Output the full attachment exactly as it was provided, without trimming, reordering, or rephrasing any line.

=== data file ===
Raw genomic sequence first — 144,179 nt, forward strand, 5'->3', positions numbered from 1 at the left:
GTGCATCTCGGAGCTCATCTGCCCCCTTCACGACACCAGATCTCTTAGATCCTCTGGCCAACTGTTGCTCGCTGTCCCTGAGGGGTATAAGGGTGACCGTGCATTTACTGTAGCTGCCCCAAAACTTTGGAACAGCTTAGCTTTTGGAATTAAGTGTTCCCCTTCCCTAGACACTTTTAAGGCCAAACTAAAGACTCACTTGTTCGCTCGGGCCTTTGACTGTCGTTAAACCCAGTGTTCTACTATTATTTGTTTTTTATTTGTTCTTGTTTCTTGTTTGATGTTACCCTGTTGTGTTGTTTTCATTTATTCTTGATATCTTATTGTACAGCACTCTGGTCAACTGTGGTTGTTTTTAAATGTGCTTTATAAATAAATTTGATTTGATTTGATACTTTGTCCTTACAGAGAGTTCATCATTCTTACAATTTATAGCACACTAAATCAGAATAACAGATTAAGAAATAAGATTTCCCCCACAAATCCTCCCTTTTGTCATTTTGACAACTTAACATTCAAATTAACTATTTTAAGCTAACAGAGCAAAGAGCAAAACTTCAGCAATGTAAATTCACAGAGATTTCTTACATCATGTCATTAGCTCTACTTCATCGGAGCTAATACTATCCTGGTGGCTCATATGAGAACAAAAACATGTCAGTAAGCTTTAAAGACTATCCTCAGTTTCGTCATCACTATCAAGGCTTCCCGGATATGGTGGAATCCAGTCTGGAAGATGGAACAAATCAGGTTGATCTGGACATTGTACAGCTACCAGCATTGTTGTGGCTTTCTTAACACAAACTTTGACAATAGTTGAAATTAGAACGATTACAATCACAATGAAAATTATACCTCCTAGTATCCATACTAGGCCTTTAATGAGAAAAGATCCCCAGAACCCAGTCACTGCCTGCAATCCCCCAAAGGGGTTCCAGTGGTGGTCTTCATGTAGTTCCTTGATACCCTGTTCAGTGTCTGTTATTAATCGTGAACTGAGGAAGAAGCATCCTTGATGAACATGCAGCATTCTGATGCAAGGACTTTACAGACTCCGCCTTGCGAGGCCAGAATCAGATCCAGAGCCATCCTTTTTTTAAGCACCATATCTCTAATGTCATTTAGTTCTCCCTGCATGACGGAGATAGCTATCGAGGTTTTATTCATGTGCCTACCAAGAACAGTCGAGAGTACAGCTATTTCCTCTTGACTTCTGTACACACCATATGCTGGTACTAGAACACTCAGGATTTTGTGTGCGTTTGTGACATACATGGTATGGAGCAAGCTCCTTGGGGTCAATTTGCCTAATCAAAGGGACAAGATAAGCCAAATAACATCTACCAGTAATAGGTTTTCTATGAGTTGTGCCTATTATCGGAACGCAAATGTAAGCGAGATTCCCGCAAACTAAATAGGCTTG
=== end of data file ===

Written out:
Raw genomic sequence first — 144,179 nt, forward strand, 5'->3', positions numbered from 1 at the left:
GTGCATCTCGGAGCTCATCTGCCCCCTTCACGACACCAGATCTCTTAGATCCTCTGGCCAACTGTTGCTCGCTGTCCCTGAGGGGTATAAGGGTGACCGTGCATTTACTGTAGCTGCCCCAAAACTTTGGAACAGCTTAGCTTTTGGAATTAAGTGTTCCCCTTCCCTAGACACTTTTAAGGCCAAACTAAAGACTCACTTGTTCGCTCGGGCCTTTGACTGTCGTTAAACCCAGTGTTCTACTATTATTTGTTTTTTATTTGTTCTTGTTTCTTGTTTGATGTTACCCTGTTGTGTTGTTTTCATTTATTCTTGATATCTTATTGTACAGCACTCTGGTCAACTGTGGTTGTTTTTAAATGTGCTTTATAAATAAATTTGATTTGATTTGATACTTTGTCCTTACAGAGAGTTCATCATTCTTACAATTTATAGCACACTAAATCAGAATAACAGATTAAGAAATAAGATTTCCCCCACAAATCCTCCCTTTTGTCATTTTGACAACTTAACATTCAAATTAACTATTTTAAGCTAACAGAGCAAAGAGCAAAACTTCAGCAATGTAAATTCACAGAGATTTCTTACATCATGTCATTAGCTCTACTTCATCGGAGCTAATACTATCCTGGTGGCTCATATGAGAACAAAAACATGTCAGTAAGCTTTAAAGACTATCCTCAGTTTCGTCATCACTATCAAGGCTTCCCGGATATGGTGGAATCCAGTCTGGAAGATGGAACAAATCAGGTTGATCTGGACATTGTACAGCTACCAGCATTGTTGTGGCTTTCTTAACACAAACTTTGACAATAGTTGAAATTAGAACGATTACAATCACAATGAAAATTATACCTCCTAGTATCCATACTAGGCCTTTAATGAGAAAAGATCCCCAGAACCCAGTCACTGCCTGCAATCCCCCAAAGGGGTTCCAGTGGTGGTCTTCATGTAGTTCCTTGATACCCTGTTCAGTGTCTGTTATTAATCGTGAACTGAGGAAGAAGCATCCTTGATGAACATGCAGCATTCTGATGCAAGGACTTTACAGACTCCGCCTTGCGAGGCCAGAATCAGATCCAGAGCCATCCTTTTTTTAAGCACCATATCTCTAATGTCATTTAGTTCTCCCTGCATGACGGAGATAGCTATCGAGGTTTTATTCATGTGCCTACCAAGAACAGTCGAGAGTACAGCTATTTCCTCTTGACTTCTGTACACACCATATGCTGGTACTAGAACACTCAGGATTTTGTGTGCGTTTGTGACATACATGGTATGGAGCAAGCTCCTTGGGGTCAATTTGCCTAATCAAAGGGACAAGATAAGCCAAATAACATCTACCAGTAATAGGTTTTCTATGAGTTGTGCCTATTATCGGAACGCAAATGTAAGCGAGATTCCCGCAAACTAAATAGGCTTG